Coping with the Cold & COVID-19: How to Thrive This Winter
You’ve probably heard of Seasonal Affective Disorder or SAD? It’s a form of depression related to the change of seasons. Most often, it occurs as fall turns to winter. Moods can shift significantly when there is less sun and much colder weather. And now, add in the COVID-19 pandemic with its myriad mitigation tactics.
This winter will present some previously formidable challenges. To thrive through it all, you will need a plan. With focused preparation and awareness, you can navigate a daunting combination of seasonal and health concerns. It all begins with self-education the appropriate support.
Signs and Symptoms of SAD
- A general feeling of agitation, sluggishness, and fatigue
- No longer showing in things you’ve always enjoyed
- Inability to focus and concentrate
- Physical changes, e.g. sleep disturbances (particularly oversleeping), weight gain, changes in your appetite, and decreased energy levels
Left unaddressed, SAD can escalate to include more dangerous symptoms like:
- Feeling low or “blue” every day for most of the day
- Loss of self-worth
- Intense guilt
- Thoughts of death, dying, or suicide
Clearly, this is much more than just feeling anxious or depressed about the cold weather. Moreover, this winter, there are many new variables to juggle.
New Factors in 2020-21
Even if you’re not one of the roughly 5 percent of American adults who regularly experience SAD, the 2020-21 winter has the potential to knock you for a loop. Since the pandemic first reared its head in the U.S., we’ve all experienced some serious emotional challenges. With so much uncertainty, you may be dealing with:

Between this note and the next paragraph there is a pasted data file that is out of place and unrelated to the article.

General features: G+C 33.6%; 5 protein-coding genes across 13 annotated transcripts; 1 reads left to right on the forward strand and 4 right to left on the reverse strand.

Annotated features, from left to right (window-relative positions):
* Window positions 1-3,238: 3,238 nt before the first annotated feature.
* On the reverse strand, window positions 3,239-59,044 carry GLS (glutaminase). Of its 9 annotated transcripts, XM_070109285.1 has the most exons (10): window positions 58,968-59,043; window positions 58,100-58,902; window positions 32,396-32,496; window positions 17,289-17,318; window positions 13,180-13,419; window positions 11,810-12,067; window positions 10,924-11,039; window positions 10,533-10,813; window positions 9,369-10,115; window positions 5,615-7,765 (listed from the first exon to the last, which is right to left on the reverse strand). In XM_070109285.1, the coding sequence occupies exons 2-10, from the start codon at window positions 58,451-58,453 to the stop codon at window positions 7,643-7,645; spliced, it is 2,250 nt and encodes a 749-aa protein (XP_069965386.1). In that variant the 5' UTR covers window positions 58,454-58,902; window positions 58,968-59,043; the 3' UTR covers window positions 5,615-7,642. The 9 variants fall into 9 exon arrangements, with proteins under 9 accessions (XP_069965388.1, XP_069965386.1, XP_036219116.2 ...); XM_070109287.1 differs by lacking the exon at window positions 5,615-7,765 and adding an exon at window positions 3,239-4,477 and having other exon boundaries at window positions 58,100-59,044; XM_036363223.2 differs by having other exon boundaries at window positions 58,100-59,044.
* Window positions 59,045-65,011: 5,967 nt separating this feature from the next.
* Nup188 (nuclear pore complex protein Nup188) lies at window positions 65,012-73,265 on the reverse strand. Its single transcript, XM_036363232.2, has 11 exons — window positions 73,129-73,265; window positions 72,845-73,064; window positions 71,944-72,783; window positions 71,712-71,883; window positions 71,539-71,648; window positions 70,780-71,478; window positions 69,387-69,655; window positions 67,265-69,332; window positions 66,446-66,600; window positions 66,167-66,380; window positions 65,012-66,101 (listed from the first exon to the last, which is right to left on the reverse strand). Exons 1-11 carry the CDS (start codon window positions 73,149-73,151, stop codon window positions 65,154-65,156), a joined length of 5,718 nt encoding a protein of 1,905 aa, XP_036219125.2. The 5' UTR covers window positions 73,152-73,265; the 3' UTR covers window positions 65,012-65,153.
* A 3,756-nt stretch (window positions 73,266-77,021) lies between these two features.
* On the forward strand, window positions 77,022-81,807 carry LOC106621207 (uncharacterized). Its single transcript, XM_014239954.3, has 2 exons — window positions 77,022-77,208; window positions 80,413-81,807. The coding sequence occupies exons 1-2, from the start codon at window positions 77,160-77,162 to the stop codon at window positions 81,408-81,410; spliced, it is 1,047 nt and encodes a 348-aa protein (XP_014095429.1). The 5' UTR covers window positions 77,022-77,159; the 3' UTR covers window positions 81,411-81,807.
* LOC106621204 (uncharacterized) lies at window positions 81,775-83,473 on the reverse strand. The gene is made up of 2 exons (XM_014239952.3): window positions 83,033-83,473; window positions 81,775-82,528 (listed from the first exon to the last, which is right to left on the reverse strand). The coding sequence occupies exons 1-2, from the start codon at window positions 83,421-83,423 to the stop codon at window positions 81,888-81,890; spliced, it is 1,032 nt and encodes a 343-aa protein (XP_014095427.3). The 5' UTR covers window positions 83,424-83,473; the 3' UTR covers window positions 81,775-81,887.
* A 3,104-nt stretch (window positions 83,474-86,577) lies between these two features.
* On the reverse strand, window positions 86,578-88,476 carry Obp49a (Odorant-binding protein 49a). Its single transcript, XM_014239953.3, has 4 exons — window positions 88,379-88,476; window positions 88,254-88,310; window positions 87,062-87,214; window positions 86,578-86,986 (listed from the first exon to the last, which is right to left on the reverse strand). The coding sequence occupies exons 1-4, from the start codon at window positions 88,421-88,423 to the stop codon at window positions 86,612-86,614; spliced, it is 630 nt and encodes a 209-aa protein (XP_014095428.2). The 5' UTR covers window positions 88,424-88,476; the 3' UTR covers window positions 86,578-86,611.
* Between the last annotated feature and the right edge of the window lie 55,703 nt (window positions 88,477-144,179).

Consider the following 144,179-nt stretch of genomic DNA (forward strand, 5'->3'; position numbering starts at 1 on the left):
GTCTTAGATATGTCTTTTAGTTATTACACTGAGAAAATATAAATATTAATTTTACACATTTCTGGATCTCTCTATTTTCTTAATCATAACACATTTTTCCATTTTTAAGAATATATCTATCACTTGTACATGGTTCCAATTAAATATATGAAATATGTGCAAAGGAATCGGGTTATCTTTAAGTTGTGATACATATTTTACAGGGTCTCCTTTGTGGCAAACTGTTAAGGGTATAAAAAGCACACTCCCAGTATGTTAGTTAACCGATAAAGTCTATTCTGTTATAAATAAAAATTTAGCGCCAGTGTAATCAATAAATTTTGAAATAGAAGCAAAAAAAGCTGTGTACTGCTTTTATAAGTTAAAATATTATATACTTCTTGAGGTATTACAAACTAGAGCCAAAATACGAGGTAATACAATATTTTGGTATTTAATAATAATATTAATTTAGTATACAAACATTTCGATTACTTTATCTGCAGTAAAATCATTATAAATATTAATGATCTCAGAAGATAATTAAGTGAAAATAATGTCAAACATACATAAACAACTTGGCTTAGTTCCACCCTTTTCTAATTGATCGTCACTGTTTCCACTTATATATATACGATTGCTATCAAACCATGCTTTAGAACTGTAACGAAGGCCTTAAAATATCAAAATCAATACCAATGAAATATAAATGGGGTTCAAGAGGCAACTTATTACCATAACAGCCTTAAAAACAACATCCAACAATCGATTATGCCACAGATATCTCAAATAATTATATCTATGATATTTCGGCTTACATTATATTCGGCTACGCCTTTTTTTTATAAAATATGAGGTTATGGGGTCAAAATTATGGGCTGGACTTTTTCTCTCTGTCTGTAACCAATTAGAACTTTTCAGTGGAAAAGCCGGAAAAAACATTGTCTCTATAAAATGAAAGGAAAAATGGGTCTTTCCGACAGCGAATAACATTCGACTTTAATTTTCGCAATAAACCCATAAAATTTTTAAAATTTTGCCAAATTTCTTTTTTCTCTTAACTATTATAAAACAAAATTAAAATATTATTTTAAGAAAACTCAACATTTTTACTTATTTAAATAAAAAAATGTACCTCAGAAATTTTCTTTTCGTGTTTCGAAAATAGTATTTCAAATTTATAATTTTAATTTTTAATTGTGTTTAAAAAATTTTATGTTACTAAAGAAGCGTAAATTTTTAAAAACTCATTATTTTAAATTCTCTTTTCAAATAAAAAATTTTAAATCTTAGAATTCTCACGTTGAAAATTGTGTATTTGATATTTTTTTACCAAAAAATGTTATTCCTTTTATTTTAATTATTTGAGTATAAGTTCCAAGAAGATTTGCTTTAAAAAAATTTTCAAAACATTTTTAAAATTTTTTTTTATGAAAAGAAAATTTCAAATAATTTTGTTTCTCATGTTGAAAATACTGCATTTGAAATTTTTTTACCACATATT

- Social isolation
- Financial distress
- Loss of routine
- Sensory overload
- No time or space to yourself
- Hostile interactions with those who have differing views
To thrive through it all, you will need advanced planning, focused preparation, and support.
How to Thrive This Winter
Accept That This Winter Will Be Different
Every single one of us is struggling. It likely feels difficult to be your best in 2020. Accept this for what it is, this season will pass. In the meantime, treat yourself kindly. Accordingly, consider these tips to thrive despite the cold and COVID concerns.
You’ve probably had to create new social structures and home routines this year. For example, you may be working from home and/or have children attending school virtually. It is essential to use this skill for making new self-care structures too. All of the following are vital for navigating low moods and depressive thinking:
- Get enough sleep and maintain as steady a sleep schedule as possible.
- Stay active; consider daily walks.
- Practice stress management and relaxation techniques.
- Follow health guidelines for protection against illness.
- Make healthy food choices, stay hydrated, and consider supplements to counter a lack of sun.
D your best to notice and curb the urge to withdraw. Take advantage of all the digital methods by which you can maintain a social circle. Isolation is not your ally right now. It’s reasonable to seek some solitude if you’ve been at home with your entire family for months. However, use that time alone to recharge rather than isolate.
Get Outside, if Possible and Safe
Depending on your location (and your perspective on things), you may be able to get outside for walks or socially-distant errands. Do this safely and make your interactions meaningful. Everyone you meet is struggling so try o be patient, compassionate, and intentional.
Create a Social Pod
If you’re fortunate enough to have family or neighbors you fully trust, you can create a small social pod. This will help reduce the sense of loneliness and keep safety concerns manageable. Do plan carefully and set firm ground rules. Work cooperatively and have regular check-in conversations. This will ensure everyone is still on the same page.
You may write or keep a journal. Perhaps you prefer making music or drawing or any other creative outlet. Give voice to your emotions whenever possible. They deserve to be recognized and expressed. None of us has been through anything like 2020.
It seems like the ideal time to reach out to a therapist for the support and guidance you need. Let’s work through the winter together. Please read more about depression counseling and reach out for a consultation soon.
For more information on depression treatment click here.